The estate planning process can seem daunting at first. There is a lot to consider, and all of the decisions that need to be made are very important ones. Here, our estate planning attorneys lay out the 5 main components of estate planning:
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1. Wills and Trusts
A common misconception is that only wealthy people need wills or trusts. In fact, a will or a trust is a crucial part of any estate plan, whether you are wealthy or of modest means. A will or a trust will direct the distribution of your estate (all of your property and assets) after your death, according to your wishes. A will can also name a guardian for any child you have who is not at least age 18 at the time of your death.
2. Durable Power of Attorney
Each of us has a complicated web of financial and legal responsibilities to take care of from day to day. We pay bills, manage bank accounts, sign documents, and perform any number of other ordinary, yet important, tasks. Should we become unable to perform these tasks due to illness, injury, or death, chaos can ensue. Bills won’t get paid, deposits won’t go into our accounts, and responsibilities won’t be met. A durable power of attorney, however, allows you to name a trusted individual to handle your financial and legal affairs should you be unable to manage them yourself, whether temporarily or permanently.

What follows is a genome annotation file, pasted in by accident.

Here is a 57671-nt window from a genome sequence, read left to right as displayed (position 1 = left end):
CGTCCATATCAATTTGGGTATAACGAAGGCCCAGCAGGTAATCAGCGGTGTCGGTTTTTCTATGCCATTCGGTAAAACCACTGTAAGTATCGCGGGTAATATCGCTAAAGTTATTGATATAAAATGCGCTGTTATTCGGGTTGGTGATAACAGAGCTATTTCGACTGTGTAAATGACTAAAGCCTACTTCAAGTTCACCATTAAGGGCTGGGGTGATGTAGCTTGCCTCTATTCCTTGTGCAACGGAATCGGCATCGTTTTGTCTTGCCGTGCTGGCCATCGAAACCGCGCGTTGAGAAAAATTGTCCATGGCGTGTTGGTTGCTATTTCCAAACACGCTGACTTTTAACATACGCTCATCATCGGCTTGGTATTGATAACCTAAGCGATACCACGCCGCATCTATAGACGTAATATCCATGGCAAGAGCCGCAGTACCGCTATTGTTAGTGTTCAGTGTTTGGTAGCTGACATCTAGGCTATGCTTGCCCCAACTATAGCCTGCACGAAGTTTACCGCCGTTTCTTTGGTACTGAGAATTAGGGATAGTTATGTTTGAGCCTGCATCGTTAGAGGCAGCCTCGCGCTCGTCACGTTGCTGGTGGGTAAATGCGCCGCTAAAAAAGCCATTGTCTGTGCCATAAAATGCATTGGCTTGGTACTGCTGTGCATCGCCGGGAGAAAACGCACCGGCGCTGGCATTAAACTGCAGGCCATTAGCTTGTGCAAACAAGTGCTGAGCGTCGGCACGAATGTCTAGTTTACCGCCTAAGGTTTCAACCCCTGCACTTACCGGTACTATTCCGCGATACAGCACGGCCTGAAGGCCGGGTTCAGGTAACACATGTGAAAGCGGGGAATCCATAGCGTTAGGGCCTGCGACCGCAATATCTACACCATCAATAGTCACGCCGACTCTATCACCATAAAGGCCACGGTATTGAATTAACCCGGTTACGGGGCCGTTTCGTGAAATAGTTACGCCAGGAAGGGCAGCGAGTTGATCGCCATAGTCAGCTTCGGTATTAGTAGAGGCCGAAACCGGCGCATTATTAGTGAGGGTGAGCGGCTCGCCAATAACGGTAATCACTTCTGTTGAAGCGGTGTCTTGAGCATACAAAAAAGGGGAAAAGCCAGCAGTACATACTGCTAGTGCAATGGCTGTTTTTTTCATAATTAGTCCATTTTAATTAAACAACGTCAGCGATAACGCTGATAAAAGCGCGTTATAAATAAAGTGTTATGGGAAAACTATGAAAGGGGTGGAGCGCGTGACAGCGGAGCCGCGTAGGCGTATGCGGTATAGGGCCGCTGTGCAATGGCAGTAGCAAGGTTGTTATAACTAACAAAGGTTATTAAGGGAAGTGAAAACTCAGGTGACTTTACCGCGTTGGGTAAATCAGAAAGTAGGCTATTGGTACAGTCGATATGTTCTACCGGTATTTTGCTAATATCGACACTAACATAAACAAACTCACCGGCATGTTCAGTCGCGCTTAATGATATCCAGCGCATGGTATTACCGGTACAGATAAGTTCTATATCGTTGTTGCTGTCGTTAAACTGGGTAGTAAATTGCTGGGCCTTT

3. Medical or Healthcare Power of Attorney
Like the durable power of attorney, a medical power of attorney, sometimes called a healthcare power of attorney, allows you to authorize a trusted individual to make decisions about your medical care if you are unable to make those decisions for yourself. Having a living will or advance healthcare directive does not preclude the need for a medical power of attorney, as situations may arise that are not addressed in the living will, and those will require decisions to be made by the person you have designated.
4. Living Wills and Advance Directives for Medical Decisions
Living wills and advance healthcare directives are legal documents that specify your preferences for medical care if you are unable to make decisions for yourself and are terminally ill, seriously injured, in a coma, late-stage dementia, or near death. The living will or advance healthcare directive can ensure that you get the medical care you want and are not given treatments that you don’t want. It can also relieve your family members of decision-making in a time of crisis and minimize confusion or disagreement about what you would choose if you were able.
5. Beneficiary Designations
While you are creating your estate plan, you should also ensure that you have named beneficiaries and that your beneficiary designations are up to date. Beneficiaries will need to be named for benefits that are paid directly without going through the estate, such as benefits from life insurance policies and retirement plans.
These 5 components will give you a good start on a comprehensive estate plan. Contact Craig Associates, PC at 828-944-4798 or contact us online to speak with an experienced estate planning attorney and learn more today.